April 2002, By Diane Lea
Garner, Raleighs neighbor to the southeast, is a quietly independent community resolutely hanging on to its own identity. Its a place where old and new, rural and urban co-exist. A drive along Garners TenTen Road winds through long vistas of cultivated farmland, next-to-the-road new commercial construction and random clusters of fancy new transitional residences. Its no surprise to take a turn through a farm gate off of TenTen and wander down a pine-flanked country lane which opens up to a well-groomed meadow. But then comes the surprise. Situated on the crest of the gentle rise ahead is one of the regions most dramatic contemporary residences.
The house, a subtly curved ellipse, with separate chimney tower and a delightful symphonic arrangement of glass windows, is perfectly at ease in its rural setting. Announced by an allee of sculptural crepe myrtle and reflected in the dark waters of a free form farm pond, it captures the eye and epitomizes a sense of place. That’s what owner Bobby Thompson, a local grading contractor, and architect David Davenport had in mind almost three years ago when they began to design the house.
Bobby and I had worked together on five or six jobs when I was associated with a local real estate development company, says Davenport. We really enjoyed working together and I was afraid I’d lose touch with him when I left the company to start my own practice. But Thompson remembered Davenport when he began to look for an architect to design a home.
Thompson had two things in mind when he set out to build his house. I knew I wanted to dedicate the house to my mother, Lois T. Rowland, says Thompson. She loaned me the money to start my business and, though she died before the house was finished, its still a monument to her belief in me. I wanted some special things in the house that would always remind me of how I felt when I took that loan and bought my first piece of equipment. The second item in Thompsons mind was to work with Davenport. I liked David and I thought he was young enough so that he wouldn’t be stuck on any particular style.
When Davenport and Thompson began discussing the house, Davenport handed his new client some architecture books and asked that he mark the pages of houses that he liked. What came back were flagged pages showing the creations of architects Mies Van de Rohe and Le Corbusier. I thought I’d died and gone to heaven, says 35-year-old Davenport, whose background includes a brief stint in mechanical engineering and a masters degree in architecture from North Carolina State Universitys College of Design. I saw this house as a chance to do something that would be a continuation of the modern architecture that my mentors had done, says Davenport. I was so impressed with the work of people like Frank Harmon and Ken Hobgood, who had taught me.
Thompsons insistence that the house shouldn’t look like anything else out there and that it should reflect how people really live gave birth to the delightful play of form and function in the 6000-square-foot, two-story home engineered of heavy steel and wood construction and sheathed in a flawless coat of real stucco. The house was designed to look as good from the rear elevation that overlooks the pond as from the front elevation where the porte cochere almost floats in front of the house, says Davenport.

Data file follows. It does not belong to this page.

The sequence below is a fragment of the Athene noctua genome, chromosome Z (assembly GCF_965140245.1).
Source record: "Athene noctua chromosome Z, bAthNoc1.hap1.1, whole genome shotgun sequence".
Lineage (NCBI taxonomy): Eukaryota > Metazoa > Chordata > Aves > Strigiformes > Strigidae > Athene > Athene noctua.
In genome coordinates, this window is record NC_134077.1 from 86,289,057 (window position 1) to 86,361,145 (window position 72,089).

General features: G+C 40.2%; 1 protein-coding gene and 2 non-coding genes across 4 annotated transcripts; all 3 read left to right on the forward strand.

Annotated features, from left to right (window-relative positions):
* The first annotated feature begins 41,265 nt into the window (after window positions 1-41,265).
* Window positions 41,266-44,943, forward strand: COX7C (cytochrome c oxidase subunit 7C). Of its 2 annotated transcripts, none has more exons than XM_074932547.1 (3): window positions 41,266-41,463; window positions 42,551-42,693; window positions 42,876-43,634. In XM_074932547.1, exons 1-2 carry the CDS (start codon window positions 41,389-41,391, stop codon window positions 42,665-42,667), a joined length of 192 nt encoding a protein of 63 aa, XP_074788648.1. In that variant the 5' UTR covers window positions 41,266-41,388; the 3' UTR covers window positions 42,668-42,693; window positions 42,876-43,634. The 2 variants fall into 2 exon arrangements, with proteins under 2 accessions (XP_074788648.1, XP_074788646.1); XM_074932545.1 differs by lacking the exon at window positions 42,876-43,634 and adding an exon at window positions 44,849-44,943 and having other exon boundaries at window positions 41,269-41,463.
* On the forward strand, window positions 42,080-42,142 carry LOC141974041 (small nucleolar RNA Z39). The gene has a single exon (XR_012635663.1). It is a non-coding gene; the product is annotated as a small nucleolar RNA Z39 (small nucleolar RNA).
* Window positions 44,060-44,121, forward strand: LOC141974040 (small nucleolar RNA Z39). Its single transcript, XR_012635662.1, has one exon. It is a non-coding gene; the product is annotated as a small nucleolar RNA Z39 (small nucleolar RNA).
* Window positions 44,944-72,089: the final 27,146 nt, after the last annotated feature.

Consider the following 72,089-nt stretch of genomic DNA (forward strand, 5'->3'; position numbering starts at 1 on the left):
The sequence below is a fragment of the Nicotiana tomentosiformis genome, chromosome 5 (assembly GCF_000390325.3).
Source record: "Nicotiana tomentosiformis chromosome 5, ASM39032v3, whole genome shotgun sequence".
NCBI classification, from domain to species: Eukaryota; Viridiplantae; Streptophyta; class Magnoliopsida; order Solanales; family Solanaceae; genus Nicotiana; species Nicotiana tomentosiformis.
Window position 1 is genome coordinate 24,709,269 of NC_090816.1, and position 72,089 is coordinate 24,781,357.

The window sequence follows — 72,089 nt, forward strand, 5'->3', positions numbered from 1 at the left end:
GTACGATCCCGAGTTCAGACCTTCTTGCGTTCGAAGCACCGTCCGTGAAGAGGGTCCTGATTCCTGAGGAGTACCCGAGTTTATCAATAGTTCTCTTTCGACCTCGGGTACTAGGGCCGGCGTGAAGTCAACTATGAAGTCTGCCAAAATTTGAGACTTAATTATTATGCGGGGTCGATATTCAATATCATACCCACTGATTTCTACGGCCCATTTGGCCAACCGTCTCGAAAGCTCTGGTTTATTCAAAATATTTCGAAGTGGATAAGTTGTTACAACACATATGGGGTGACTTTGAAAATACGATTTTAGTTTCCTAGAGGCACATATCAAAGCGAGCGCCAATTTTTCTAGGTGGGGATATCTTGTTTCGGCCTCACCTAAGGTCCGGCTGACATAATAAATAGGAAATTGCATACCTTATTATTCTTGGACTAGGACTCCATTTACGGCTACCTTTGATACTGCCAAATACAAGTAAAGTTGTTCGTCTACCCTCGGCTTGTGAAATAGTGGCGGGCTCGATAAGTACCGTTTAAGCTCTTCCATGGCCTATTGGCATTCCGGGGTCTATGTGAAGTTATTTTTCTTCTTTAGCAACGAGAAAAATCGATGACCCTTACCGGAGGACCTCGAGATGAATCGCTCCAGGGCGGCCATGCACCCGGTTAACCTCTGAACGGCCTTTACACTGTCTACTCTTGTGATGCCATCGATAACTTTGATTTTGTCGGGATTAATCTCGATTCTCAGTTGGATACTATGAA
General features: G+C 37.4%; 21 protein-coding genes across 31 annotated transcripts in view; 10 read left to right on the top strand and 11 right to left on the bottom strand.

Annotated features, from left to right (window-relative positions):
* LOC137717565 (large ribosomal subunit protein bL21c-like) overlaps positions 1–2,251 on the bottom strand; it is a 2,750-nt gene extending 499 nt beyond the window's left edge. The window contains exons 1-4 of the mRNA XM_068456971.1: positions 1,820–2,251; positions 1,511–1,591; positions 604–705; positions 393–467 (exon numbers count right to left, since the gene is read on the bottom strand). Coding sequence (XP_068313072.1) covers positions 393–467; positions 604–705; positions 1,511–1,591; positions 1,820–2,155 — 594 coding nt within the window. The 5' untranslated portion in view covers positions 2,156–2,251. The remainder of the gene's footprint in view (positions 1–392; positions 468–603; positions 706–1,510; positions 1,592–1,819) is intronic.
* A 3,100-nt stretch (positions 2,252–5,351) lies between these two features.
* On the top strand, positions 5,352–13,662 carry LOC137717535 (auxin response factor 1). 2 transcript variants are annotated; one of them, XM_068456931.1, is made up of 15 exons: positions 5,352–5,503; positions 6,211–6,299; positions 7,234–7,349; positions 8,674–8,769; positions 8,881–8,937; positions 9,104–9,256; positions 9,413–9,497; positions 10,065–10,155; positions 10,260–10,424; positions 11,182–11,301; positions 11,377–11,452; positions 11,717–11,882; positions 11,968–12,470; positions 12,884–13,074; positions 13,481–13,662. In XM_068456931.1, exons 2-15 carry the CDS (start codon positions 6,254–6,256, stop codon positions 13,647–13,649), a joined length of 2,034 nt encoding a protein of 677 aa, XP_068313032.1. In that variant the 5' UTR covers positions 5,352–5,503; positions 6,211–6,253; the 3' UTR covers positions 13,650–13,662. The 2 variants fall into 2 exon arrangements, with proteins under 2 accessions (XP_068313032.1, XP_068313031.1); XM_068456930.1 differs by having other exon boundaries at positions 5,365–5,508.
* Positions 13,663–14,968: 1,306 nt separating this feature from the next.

Davenports comprehensive approach to design brought together several innovative consultants whose work is integral to the success of this stunning but comfortable family-centered home. We had this great shell of a house with a wall of windows, each acting as a frame for the surrounding landscape, says Davenport. And then we turned to Lynda Lankford of Room Service to help us fill in the interior spaces. Lankford too was excited by the prospect of working with a truly original home. In addition, she got along well with Thompsons wife, Diane. Diane and Lynda came along and infused the house with new energy, says Davenport.
When I saw the architectural model, I realized this was the chance of a lifetime, because they were doing something I’d never seen done in the Garner areaclassic contemporary design, says Lankford. What evolved was a successful relationship among the homes remarkable architecture, its distinctive color scheme and its carefully selected furnishings and art.
Lankford gives the Thompsons credit for the good results. The real key to my work is to find out what the clients want. It has to be a collaborative effort so it reflects the owners lifestyle. Diane and Bobby have an appreciation for clean, well-thought-out design and know immediately whether they like something or notwhich made all the difference.
Go with the flow
The Thompson House interior features a largely open floor plan that depends on furnishings and custom cabinetry to define many of the spaces. The homes entry foyer, situated beneath the aerodynamic porte cochere, introduces the finishes, colors and style of furniture found throughout the residence. Porcelain tile floors sweep through the space and into the first floors kitchen, dining room and family room. The foyer wall is furnished with a Bob Rankin painting, an abstract featuring the bright reds and yellows that the Thompsons love. Beneath the Rankin, there is a Ferrari-red leather chair from Raleigh furniture emporium Ambiente, formerly Danco/Italico, where most of the furnishings were purchased. The wide-seated chair faces the handcrafted open stringer stair finished in a soft purple-tinged taupe with a horizontal railing of strung stainless steel cable.